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English hill finally becomes a mountain
1 Min Read
04 April 2013
English hill finally becomes a mountain
For centuries, walkers have been beholden by hills and mountains of a certain height. In Scotland the long list of Munros (mountains with a summit of more than 3,000ft) and Corbetts (summits more than 2,500ft) provides the perfect goal for walkers – or "baggers" – who are keen to tick off summits and complete a Munro or Corbett “round”. In England and Wales, there are similar mountain hiking targets, including the Wainwrights, Deweys and Country Tops. There are also all the English mountains with a summit of 2,000ft or more. For some, this 2,000ft marker differentiates between a hill and a mountain. And for a very long time, one hill has been under question: Is Thack Moor a hill or a mountain?

The story of Thack Moor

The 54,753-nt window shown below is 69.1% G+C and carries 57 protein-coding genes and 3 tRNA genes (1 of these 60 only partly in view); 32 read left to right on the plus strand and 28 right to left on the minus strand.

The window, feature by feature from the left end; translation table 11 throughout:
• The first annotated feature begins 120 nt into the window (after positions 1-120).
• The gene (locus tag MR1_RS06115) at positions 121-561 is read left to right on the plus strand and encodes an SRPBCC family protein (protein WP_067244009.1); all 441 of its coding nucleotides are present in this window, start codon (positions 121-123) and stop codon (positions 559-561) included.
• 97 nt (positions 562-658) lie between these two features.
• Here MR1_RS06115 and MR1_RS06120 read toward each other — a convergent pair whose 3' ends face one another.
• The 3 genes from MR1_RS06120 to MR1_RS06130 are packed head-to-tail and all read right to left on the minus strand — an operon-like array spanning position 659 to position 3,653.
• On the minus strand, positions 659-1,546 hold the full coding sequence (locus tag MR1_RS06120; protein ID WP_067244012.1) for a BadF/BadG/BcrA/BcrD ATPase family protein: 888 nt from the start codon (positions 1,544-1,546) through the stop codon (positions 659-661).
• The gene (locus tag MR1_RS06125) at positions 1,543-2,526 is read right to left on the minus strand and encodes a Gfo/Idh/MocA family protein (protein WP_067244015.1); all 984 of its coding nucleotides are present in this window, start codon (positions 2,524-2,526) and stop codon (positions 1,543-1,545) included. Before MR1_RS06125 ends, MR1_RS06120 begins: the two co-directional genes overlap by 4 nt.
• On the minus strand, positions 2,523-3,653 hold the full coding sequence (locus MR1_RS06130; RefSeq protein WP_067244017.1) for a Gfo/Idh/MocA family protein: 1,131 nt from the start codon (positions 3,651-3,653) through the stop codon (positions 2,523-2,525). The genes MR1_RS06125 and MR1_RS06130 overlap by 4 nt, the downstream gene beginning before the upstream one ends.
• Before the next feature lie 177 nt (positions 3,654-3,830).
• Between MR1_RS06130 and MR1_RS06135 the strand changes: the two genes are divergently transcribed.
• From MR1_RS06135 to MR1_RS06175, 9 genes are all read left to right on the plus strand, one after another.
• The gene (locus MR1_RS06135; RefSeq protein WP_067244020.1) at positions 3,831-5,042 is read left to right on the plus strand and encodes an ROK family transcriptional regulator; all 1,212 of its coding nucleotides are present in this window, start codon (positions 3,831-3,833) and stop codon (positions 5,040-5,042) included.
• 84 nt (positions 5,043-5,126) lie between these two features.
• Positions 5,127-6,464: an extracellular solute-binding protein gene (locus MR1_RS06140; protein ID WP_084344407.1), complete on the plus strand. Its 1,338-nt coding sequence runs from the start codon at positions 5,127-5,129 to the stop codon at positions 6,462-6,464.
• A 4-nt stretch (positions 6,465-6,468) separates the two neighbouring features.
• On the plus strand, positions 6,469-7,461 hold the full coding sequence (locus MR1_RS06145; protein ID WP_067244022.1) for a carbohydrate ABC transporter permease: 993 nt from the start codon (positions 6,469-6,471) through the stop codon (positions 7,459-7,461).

Thack Moor currently has a map height of 609m, which is very close to the imperial height of 2,000ft (609.60m).  The measurement is so close to the magical 2,000ft that mountain surveyors recently made a trip to the fabulous Pennine fells to investigate. In fact, this was the second such measuring outing of  G&J Surveys. In August last year, a team climbed the hill in the Northern Pennines, above the small village of Renwick. On that day, the weather was poor and although they took many measurements using modern gadgets, rain and cloud were thought to have hampered the readings. On returning to the office to look at two hours of results, the team were left wondering if they had got the summit height quite right. And so they returned last month. On March 3, conditions were recorded as “almost perfect”, with high cloud, good visibility good and only an occasional wisp of breeze. With a new Leica GS15 GPS receiver positioned on the high point of the hill/mountain and, this time four hours of recordings, the team were able to confirm what many have long thought: Thack Moor is in fact a mountain. The results, confirmed by Ordnance Survey, show that Thack Moor is 609.62m in height.  So, the "hill" becomes a mountain by just 2cm, or in imperial terms, no more than ¾ of an inch. If you fancy a little “bagging” this summer check out the website Hill Bagging. Or perhaps you're already a keen bagger. If so, tell us about your bagging adventures.

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